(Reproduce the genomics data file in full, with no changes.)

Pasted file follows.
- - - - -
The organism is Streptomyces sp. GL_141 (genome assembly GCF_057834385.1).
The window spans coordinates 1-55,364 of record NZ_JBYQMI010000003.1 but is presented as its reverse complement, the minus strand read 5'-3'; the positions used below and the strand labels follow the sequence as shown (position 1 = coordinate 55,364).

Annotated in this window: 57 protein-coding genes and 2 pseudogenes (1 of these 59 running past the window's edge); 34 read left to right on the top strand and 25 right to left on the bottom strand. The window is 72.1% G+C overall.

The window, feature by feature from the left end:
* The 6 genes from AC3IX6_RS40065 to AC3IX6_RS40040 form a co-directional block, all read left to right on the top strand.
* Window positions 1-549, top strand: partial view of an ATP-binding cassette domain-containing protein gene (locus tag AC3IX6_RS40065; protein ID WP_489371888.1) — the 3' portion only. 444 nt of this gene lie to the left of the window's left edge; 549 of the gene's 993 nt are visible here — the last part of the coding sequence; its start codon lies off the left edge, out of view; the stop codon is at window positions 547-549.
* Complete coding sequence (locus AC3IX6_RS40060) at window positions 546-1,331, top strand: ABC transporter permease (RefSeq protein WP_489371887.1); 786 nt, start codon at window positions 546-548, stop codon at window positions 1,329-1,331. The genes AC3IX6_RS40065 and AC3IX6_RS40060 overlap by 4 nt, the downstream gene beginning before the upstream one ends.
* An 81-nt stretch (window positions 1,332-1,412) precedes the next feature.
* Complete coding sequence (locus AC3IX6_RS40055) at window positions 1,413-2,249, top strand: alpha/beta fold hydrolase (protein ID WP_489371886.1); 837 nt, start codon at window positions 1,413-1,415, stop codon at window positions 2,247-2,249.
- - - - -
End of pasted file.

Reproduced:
The organism is Streptomyces sp. GL_141 (genome assembly GCF_057834385.1).
The window spans coordinates 1-55,364 of record NZ_JBYQMI010000003.1 but is presented as its reverse complement, the minus strand read 5'-3'; the positions used below and the strand labels follow the sequence as shown (position 1 = coordinate 55,364).

Annotated in this window: 57 protein-coding genes and 2 pseudogenes (1 of these 59 running past the window's edge); 34 read left to right on the top strand and 25 right to left on the bottom strand. The window is 72.1% G+C overall.

The window, feature by feature from the left end:
* The 6 genes from AC3IX6_RS40065 to AC3IX6_RS40040 form a co-directional block, all read left to right on the top strand.
* Window positions 1-549, top strand: partial view of an ATP-binding cassette domain-containing protein gene (locus tag AC3IX6_RS40065; protein ID WP_489371888.1) — the 3' portion only. 444 nt of this gene lie to the left of the window's left edge; 549 of the gene's 993 nt are visible here — the last part of the coding sequence; its start codon lies off the left edge, out of view; the stop codon is at window positions 547-549.
* Complete coding sequence (locus AC3IX6_RS40060) at window positions 546-1,331, top strand: ABC transporter permease (RefSeq protein WP_489371887.1); 786 nt, start codon at window positions 546-548, stop codon at window positions 1,329-1,331. The genes AC3IX6_RS40065 and AC3IX6_RS40060 overlap by 4 nt, the downstream gene beginning before the upstream one ends.
* An 81-nt stretch (window positions 1,332-1,412) precedes the next feature.
* Complete coding sequence (locus AC3IX6_RS40055) at window positions 1,413-2,249, top strand: alpha/beta fold hydrolase (protein ID WP_489371886.1); 837 nt, start codon at window positions 1,413-1,415, stop codon at window positions 2,247-2,249.